Have you been following the travels of our Chief Financial Officer, Allan Pedden? Our Facebook has been following his worldly travels for the past few weeks as he makes his first trip to Africa! What on earth is Allan doing there, you ask?
Leaping to know more about lemurs? National Geographic explorer Mireya Mayor is an expert of the world’s smallest primate- she’s studied them for over 20 years! Catch her as the star of November’s National Geographic Live and see how she’s been livin’ that lemur life.
Primatologist, conservationist and National Geographic explorer Mireya Mayor will be in Calgary this November as the subject of the next fascinating National Geographic Live installation at the Jack Singer Concert Hall. An engaging talk for all ages, the event is specifically geared for youth in Grades 3-12.
Why is she such an expert on all things lemur? Why, only because her research has helped identify over 70 species of lemur! In the 1990’s there had only been 30 identified species of lemur, and little was known about the primates. After a visit to Madagascar, Mayor was intrigued by incredible variety of lemurs that she encountered, and began to study their genetics. Her work changed the classifications of lemurs, proving that there were many different species of lemur, instead of merely subspecies of the same primate!
This opened the door for further study of the incredible animal, and modern science now recognizes more than 100 species of lemur; these unique species all are native to the tiny island of Madagascar. Which is why the predication that all rainforest in Madagascar will be gone by 2018 is so chilling- this forest is the only place that lemurs naturally call their home. How can we help? Learning more about the issue is a great place to start, so check out Miraya Mayor’s National Geographic Live installment.
Who: Arts Commons Presents
What: National Geographic Live Pink Boots and a Machete: Mireya Mayor
When: Nov 5 & 6, 2017
Where: Jack Singer Concert Hall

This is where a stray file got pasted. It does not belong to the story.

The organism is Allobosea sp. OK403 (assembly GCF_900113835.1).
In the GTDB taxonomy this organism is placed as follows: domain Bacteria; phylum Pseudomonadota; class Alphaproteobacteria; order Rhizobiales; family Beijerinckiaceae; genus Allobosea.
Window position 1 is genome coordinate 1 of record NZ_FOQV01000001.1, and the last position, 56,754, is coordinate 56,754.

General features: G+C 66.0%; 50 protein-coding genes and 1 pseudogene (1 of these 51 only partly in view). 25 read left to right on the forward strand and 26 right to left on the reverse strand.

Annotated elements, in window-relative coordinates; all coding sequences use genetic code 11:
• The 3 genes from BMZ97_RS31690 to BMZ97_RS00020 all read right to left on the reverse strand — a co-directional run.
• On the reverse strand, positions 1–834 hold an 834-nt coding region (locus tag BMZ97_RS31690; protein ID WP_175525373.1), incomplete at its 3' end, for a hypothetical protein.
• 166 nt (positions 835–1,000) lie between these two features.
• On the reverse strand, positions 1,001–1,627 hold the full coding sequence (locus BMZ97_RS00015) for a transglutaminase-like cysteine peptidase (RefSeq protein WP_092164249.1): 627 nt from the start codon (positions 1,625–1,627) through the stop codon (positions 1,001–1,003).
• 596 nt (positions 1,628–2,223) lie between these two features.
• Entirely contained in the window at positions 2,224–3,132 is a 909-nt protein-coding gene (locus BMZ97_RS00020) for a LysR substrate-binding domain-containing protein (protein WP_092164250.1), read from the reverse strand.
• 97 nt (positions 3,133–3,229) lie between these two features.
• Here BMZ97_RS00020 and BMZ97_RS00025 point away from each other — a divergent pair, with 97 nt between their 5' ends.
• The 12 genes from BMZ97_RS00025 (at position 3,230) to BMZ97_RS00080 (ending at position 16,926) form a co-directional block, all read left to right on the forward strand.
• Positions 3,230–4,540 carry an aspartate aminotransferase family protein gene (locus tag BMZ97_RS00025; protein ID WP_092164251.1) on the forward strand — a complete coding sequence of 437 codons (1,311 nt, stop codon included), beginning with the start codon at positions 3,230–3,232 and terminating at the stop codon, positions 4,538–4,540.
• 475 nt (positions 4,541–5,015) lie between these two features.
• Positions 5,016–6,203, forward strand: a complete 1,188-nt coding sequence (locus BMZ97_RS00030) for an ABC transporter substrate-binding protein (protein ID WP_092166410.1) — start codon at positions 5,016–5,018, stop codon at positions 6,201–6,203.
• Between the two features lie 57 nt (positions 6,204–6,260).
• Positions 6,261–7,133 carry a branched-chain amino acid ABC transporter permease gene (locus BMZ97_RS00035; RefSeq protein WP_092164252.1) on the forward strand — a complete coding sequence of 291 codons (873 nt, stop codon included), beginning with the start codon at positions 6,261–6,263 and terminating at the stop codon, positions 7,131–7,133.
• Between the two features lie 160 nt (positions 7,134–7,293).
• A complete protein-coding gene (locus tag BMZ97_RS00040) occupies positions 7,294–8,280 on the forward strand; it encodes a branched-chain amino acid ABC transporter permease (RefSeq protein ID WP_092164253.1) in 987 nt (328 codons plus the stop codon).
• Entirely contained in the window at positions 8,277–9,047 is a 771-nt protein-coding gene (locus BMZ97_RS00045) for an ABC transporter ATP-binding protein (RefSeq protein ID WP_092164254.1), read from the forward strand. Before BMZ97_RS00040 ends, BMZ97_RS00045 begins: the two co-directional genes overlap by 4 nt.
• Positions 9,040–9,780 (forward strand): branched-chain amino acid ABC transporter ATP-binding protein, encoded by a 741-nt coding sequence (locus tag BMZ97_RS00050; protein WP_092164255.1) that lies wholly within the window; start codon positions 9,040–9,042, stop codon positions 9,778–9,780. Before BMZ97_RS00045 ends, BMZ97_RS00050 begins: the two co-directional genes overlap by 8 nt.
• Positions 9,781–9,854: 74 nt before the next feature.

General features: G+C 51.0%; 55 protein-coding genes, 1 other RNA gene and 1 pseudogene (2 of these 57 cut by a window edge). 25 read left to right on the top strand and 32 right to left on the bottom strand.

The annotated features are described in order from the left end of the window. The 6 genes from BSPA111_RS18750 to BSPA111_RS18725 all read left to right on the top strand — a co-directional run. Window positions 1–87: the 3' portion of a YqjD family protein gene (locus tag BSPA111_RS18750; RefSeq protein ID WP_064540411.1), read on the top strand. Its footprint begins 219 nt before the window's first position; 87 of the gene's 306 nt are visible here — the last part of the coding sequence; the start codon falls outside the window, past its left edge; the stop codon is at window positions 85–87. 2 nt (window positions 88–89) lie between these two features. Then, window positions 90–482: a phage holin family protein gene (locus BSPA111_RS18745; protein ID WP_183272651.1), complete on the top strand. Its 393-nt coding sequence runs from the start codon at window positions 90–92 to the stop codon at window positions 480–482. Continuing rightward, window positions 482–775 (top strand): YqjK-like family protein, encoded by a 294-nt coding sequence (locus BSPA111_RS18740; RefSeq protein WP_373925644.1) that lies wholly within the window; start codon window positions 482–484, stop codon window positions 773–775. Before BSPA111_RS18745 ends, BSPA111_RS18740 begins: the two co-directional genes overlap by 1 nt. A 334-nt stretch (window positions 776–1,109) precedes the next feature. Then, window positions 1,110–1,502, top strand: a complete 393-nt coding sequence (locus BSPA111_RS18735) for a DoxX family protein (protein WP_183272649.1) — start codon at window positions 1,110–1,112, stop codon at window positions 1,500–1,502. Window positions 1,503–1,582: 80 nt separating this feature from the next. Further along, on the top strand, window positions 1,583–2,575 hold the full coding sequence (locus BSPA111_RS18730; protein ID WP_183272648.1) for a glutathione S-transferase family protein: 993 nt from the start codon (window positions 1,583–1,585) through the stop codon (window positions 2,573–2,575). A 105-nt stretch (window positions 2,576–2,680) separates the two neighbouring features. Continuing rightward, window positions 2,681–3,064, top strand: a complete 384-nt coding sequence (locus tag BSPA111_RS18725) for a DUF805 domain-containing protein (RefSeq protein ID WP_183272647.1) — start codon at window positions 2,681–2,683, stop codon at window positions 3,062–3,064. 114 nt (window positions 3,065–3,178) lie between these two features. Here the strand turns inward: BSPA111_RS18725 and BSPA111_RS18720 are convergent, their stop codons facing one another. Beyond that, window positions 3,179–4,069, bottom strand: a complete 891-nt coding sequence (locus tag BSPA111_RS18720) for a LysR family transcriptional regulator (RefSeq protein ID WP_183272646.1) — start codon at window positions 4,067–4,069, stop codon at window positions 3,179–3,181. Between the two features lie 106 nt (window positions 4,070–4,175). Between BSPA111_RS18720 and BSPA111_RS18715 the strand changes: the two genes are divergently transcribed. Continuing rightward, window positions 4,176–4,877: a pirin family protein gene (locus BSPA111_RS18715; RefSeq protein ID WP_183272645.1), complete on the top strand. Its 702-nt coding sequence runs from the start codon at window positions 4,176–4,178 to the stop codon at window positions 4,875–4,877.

Tickets: 403-294-9494, artscommons.ca
Learn more about the Calgary Zoo’s work with lemurs, and brand new habitat Land of Lemurs! The Calgary Zoo and the University of Calgary are working in partnership with the Madagascar Biodiversity Partnership to protect lemurs and their habitat in Kianjavato, Madagascar.
Thank you for supporting wild life conservation! When you visit the zoo and our new habitat, a portion of your membership fees go toward caring for Calgary Zoo animals as well as supporting our local and global conservation efforts.
It’s that time of year- where the butterfly gardens settle down for the winter.
Beauty soars in the spring and summer at the Calgary Zoo- that’s when butterflies return to the Garden Gallery in the ENMAX Conservatory. These insects are a favourite at the zoo, and they’re also seasonal; many zoo visitors know to keep any eye out for the flutter of new wings in late April and early May, and that they leave again in October. Why are these butterflies so important?
It’s a beautiful day at the zoo, where learning can become ‘wild’.
There’s so much to learn about the wildlife in this great country, so these students have a head start! At the end of May, Grade One students from Colonel Sanders School became “junior conservationists” for the day, teaching visitors at the zoo about seven Canadian animals.
It’s National Zoo Keeper Week and we’re sharing the love! To recognize the dedication and hard work of our amazing zookeepers, we are posting an interview of a keeper each day this week. Zookeeper number four is Caitlin, who has a soft spot for the greater sage-grouse, and for the conservation work she contributes to at the Devonian Wildlife Conservation Centre (DWCC). Also- the force is strong with this one… you’ll see what we mean.
Meet the Zookeeper: Caitlin Vavasour-Williams
Forests are the lungs of any ecosystem. Creating fresh, breathable air, the canopies of Madagascar are also home to an incredible primate – wild lemurs. Adapted perfectly to their lush environment, over 100 species of lemur cannot be found anywhere else on Earth. They depend on trees, but Madagascar has lost upwards of 80% of its original forest. As we prepare to open Land of Lemurs on July 5, what can the Calgary Zoo do?